Menstruating in space is not dangerous, but, according to Varsha Jain, one of the authors of a new paper, published in Microgravity, which reviewed methods for period suppression in space, it is inconvenient. Jain, a practicing gynecologist, spoke with female astronauts at NASA in November 2015. “The women I spoke to,” says Jain, “…They chose either to suppress or they chose to time their cycles, so they didn’t have to deal with their menstruation in space.”
The women who chose to suppress their periods did so with oral contraceptive pills — just skipping the placebo pills that would typically allow them to bleed and “mimic a natural cycle.” Jain’s research suggests however that long-acting reversible contraception such as intrauterine devices and implants could be more effective — despite being less consistent at suppressing menstruation than the pill — because they’re long-lasting and require no extra attention after insertion. Jain says that for longer missions, such as a hypothetical three-year trip to Mars, the weight of the pills and the need to dispose of the packaging could be a prohibitive inconvenience.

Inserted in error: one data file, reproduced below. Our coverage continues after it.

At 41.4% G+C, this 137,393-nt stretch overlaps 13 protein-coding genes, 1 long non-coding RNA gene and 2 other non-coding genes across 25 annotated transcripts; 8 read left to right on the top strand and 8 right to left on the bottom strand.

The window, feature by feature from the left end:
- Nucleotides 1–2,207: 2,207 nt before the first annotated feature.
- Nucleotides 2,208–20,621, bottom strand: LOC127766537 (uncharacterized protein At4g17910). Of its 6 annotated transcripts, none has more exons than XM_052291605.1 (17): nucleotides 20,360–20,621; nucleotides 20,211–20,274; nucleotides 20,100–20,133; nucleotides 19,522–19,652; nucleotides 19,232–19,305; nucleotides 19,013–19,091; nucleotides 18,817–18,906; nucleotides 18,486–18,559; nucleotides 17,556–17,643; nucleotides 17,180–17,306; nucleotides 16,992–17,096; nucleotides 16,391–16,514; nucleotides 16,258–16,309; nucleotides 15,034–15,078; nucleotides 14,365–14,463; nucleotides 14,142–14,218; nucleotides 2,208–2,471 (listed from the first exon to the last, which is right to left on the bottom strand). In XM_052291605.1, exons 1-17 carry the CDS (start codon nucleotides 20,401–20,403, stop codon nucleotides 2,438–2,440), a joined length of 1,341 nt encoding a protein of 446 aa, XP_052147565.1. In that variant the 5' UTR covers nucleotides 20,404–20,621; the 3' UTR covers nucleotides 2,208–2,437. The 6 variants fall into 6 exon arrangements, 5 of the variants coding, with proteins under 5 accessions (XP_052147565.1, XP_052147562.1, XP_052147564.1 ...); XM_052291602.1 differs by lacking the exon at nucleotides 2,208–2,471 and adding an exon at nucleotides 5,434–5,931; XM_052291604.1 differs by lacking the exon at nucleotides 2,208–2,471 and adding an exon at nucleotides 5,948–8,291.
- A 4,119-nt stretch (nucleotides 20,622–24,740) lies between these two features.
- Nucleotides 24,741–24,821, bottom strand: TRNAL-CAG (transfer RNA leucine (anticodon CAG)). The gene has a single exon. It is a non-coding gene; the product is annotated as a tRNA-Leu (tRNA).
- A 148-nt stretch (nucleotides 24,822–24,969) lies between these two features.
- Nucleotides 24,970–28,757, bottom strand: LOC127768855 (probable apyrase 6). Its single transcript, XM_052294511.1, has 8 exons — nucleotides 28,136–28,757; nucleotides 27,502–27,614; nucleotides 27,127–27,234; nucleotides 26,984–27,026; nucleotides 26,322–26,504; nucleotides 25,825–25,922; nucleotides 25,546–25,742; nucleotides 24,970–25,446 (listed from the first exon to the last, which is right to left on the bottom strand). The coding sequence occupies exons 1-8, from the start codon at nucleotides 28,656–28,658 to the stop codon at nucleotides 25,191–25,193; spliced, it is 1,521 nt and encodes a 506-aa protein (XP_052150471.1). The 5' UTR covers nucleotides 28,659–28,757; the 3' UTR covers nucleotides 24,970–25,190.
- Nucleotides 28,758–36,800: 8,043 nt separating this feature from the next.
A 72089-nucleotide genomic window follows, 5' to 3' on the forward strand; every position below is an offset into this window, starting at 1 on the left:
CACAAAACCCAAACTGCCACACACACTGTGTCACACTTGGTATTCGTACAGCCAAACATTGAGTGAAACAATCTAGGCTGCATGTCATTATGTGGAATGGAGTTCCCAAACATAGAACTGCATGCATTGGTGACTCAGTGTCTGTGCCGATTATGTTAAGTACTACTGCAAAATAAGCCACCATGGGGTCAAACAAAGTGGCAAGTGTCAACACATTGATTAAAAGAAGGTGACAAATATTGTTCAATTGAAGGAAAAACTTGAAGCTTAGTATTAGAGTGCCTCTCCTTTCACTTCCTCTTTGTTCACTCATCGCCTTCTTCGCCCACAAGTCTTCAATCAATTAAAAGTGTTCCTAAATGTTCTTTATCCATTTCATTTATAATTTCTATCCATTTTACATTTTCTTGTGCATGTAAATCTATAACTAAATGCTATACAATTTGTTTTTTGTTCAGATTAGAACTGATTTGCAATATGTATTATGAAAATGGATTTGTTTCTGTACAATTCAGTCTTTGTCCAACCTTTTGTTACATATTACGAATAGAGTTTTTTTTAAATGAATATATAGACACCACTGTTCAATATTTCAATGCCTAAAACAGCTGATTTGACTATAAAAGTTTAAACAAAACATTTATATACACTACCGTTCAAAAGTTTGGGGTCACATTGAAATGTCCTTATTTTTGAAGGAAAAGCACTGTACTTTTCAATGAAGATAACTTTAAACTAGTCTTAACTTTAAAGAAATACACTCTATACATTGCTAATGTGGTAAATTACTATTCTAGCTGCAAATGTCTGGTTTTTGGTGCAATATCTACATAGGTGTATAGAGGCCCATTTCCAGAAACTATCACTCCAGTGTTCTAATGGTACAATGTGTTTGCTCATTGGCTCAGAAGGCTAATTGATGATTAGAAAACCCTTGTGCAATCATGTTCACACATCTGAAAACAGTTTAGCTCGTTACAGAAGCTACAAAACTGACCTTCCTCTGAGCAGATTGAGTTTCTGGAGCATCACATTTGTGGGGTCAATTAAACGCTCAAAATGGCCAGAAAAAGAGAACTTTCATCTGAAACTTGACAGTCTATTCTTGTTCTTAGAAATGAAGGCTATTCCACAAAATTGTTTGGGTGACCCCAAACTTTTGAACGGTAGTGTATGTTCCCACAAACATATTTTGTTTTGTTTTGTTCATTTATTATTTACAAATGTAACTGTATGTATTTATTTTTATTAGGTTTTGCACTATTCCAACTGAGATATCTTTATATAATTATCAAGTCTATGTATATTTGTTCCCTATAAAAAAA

Other astronauts Jain spoke to told her they menstruated in space and during training without difficulty. While this isn’t a problem on shuttle missions, the United States’ waste-disposal system on the International Space Station is not designed to deal with menstrual blood, so urine containing blood can’t be recycled. Jain says more research on women’s health in spaceflight is needed, but for now, “the female astronauts need to know what options they have available for them based on the environment in which they’re working.”
Read the full story at The Atlantic.